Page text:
Campbell connects on 51-yarder to give Indiana football OT victory

BLOOMINGTON — When Charles Campbell was entering an interview area from one direction Saturday afternoon and Indiana football coach Tom Allen was passing through from another, Allen began chanting, “Chuckie! Chuckie!”

It was a student body type of thing to do, not a head coach type of thing at all, but the happiness burst out of Allen after the Hoosiers came from behind to top Western Kentucky 33-30 on Campbell’s 51-yard field goal in overtime.

The only thing not wacky about the game between the Big Ten Hoosiers and the Sun Belt Hilltoppers was the weather, played in 82-degree sunshine in front of 48,952 Memorial Stadium fans a week after IU endured a monsoon.

Allen had every right to feel sunny since IU is 3-0 — somehow — and Campbell was coming off of a game when he missed two shorter field goals. This time, the funny-shaped ball was positively directed by Campbell’s toe after taking funny bounces all day.

For the most part, IU couldn’t stop Western (2-1), only slowed the Hilltoppers, trailed 24-13 and 30-22 and spent much of the game fearing the referee’s mantra “upon further review” because mostly when the officials uttered those words involving closer inspection, it turned out painful for IU.

Last season, Western set NCAA records in the passing game. On Saturday, the Hilltoppers ran up 545 yards total, and the Hoosiers eked out the win anyway.

“Ooh, that stinks,” Allen said of the volume of yards surrendered. “That’s probably the most disappointing thing.”

But he said all week, he told the defense, “’Guys, they’re going to get some yards. Just keep them from scoring touchdowns.’”

Cam Jones led the defense, being in on 13 tackles, and Noah Pierre and Dasan McCullough each had a big sack, flooring Western QB Andre Reed (329 yards passing). Myles Jackson had a timely big-league interception.

Each team played hurry-up offense, and there were 98 passes thrown, 55 by IU’s Connor Bazelak, who steered the Hoosiers to a second fourth-quarter rally in his three games.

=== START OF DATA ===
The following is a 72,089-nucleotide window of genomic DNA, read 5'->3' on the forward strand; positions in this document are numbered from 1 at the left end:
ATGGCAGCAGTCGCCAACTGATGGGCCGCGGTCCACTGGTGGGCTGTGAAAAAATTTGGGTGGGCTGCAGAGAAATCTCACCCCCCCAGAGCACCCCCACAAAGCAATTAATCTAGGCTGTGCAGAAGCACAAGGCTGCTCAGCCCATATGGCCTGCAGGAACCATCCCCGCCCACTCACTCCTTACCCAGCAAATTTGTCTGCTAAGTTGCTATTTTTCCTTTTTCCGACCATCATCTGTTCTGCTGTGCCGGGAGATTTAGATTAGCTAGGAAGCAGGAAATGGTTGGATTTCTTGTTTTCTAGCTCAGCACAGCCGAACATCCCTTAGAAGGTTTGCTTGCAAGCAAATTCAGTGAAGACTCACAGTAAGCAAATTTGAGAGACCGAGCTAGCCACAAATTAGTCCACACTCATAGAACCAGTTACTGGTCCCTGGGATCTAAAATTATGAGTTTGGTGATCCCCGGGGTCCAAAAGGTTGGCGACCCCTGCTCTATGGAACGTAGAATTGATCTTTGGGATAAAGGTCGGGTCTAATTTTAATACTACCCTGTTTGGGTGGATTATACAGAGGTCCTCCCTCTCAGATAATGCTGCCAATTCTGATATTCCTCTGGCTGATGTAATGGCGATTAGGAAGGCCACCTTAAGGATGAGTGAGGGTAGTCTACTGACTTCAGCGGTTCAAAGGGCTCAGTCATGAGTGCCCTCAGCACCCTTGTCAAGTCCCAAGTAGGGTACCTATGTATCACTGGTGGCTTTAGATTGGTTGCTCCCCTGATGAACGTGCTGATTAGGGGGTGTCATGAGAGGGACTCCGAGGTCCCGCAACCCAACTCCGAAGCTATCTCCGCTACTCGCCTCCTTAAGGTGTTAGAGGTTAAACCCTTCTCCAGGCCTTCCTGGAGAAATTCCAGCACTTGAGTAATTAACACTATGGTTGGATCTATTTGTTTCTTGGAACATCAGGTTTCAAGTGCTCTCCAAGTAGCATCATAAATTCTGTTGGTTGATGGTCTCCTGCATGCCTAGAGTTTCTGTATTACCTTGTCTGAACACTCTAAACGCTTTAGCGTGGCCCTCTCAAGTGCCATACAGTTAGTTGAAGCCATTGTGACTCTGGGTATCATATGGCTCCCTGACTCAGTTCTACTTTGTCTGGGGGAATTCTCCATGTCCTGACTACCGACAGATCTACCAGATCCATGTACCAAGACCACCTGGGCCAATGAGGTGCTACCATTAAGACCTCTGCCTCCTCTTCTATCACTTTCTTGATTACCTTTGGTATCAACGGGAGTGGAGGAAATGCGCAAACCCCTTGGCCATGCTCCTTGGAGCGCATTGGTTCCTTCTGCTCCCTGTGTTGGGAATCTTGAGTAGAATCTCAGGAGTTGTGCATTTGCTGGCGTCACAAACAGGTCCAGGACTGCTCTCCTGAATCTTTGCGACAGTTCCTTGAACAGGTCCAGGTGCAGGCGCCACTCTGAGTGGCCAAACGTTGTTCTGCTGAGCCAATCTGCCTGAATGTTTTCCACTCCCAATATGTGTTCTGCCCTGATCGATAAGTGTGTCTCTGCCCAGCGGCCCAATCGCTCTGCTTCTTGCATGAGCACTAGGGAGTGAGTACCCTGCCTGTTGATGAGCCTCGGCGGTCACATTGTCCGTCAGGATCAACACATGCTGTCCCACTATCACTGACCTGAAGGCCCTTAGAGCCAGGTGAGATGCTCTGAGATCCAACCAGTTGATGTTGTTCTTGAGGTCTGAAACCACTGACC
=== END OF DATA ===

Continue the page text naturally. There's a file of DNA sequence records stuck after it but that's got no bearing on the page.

Bazelak completed 33 passes to 12 different receivers for 364 yards and two touchdowns without an interception. In less than 3 minutes, he led the offense 75 yards, culminated by a Cam Camper 4-yard TD, and a two-point conversion pass to Donaven McCulley, knotting the game 30-30 with 47 seconds left.

“Honestly, we knew we just had to go down and score,” said Camper, who had eight catches. “It was mandatory. We just had to buckle up and get it done.”

Which is what IU has done so far this season, facing the heat of a ticking clock to also beat Illinois and Idaho, despite showing a flawed defense and an offense without consistency in the run game.

Josh Henderson collected 65 yards and Shaun Shivers 58 in splitting the backfield job, and each did make essential plays at critical times. Shivers had one 32-yard burst, and Henderson darted into the end zone on a 19-yard score.

While the back-and-forth on the field was trying to play out with IU and Western’s quickie passing games, officials were calling big penalties, picking up flags, watching film of replays and seeming like a third team on the field.

Then the fickleness of the foot came into play. Western’s Brayden Narveson nailed field goals of 34, 20 and 23 yards and seemed poised for a standing ovation in school today. Only then he missed a 44-yard attempt in the fourth quarter, and IU’s Bryant Fitzgerald blocked another try. Narveson was then facing possible boos in first- and second-period classes.

Meanwhile, Campbell, who got a talking-to from Allen after twice missing against Idaho and working intensely all week in practice on technique, made boots of 34, 31 and 32 yards.

Overtime rules in college change frequently and differ from the NFL. When the clock ran out, an official with a live microphone said, “Where do we put the ball?” At the 25-yard-line with four cracks at the end zone.

The Hilltoppers did not score from that distance, and IU got its chance. Bazelak was sacked, Shivers had a no-gain run and the Hoosiers were moved back for Campbell, so he had to kick 51 yards.

No sweat. Campbell, a 5-foot-9, 170-pound senior from Jackson, Tennessee, has the mindset he can make a kick from 73 yards if someone asked. His routine calls for consultation with the holder, saying a little prayer and then blocking out the crowd.

“I go blank,” he said. “It was long, but I struck it well. You know pretty immediately when it goes off your foot. It’s my job to hit long field goals. I smoked it.”

That’s how Indiana got to be 3-0.